Webs of Life - Unitarian Sermon by Rev. Mary Katherine Morn
This morning we grieve for seven individuals who devoted their lives to technological understanding and advance. I offer this from May Sarton, as a prayer of remembrance:
Now voyager, lay here your dazzled head.
Come back to earth from air, be nourished,
Not with that light on light, but with this bread.
Here close to earth be cherished, mortal heart,
Hold your way deep as roots push rocks apart
To bring the spurt of green up from the dark.
Where music thundered let the mind be still,
Where the will triumphed let there be no will,
What light revealed, now let the dark fulfill.
Here close to earth the deeper pulse is stirred,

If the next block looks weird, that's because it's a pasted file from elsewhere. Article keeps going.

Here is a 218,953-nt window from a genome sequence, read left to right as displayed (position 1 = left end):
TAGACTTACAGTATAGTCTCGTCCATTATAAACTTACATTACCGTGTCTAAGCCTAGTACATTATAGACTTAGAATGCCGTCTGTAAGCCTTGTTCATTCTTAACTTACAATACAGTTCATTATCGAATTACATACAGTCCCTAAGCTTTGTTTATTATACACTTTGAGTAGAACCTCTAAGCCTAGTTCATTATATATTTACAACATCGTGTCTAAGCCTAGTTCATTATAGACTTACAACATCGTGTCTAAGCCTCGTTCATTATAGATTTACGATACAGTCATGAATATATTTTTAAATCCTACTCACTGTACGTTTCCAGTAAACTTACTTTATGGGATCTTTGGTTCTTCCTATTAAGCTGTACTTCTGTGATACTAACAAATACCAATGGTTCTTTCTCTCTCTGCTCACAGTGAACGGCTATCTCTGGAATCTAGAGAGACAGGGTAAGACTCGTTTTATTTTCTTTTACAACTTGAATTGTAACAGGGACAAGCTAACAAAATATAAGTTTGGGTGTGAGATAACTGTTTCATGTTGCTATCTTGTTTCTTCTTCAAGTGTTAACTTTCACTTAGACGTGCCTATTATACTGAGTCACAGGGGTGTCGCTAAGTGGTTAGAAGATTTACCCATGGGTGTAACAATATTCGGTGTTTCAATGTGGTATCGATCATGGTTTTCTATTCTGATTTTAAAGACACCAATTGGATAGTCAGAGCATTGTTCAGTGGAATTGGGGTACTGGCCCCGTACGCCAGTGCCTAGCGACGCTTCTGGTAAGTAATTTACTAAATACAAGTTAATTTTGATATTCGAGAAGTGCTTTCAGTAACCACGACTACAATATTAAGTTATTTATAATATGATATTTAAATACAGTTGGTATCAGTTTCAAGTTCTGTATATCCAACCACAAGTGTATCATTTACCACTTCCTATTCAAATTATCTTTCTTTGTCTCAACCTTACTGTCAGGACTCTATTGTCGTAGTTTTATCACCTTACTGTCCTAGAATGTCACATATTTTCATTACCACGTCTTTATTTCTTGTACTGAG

Here where no wings rush and no sudden bird,
But only heart-beat upon beat is heard.
Here let the fiery burden be all spilled,
The passionate voice at last be calmed and stilled
And the long yearning of the blood fulfilled.
Now voyager, come home, come home to rest,
Here on the long-lost country of earth's breast
Lay down the fiery vision, and be blest, be blest.
I don't know when or why Sarton wrote it. A colleague of mine wrote about her intention to use that poem today on a discussion list I belong to. She lives in a state far away. In fact, I do not know her. But yesterday a group of us were talking together about how we would represent and witness yesterday's tragedy in today's worship services.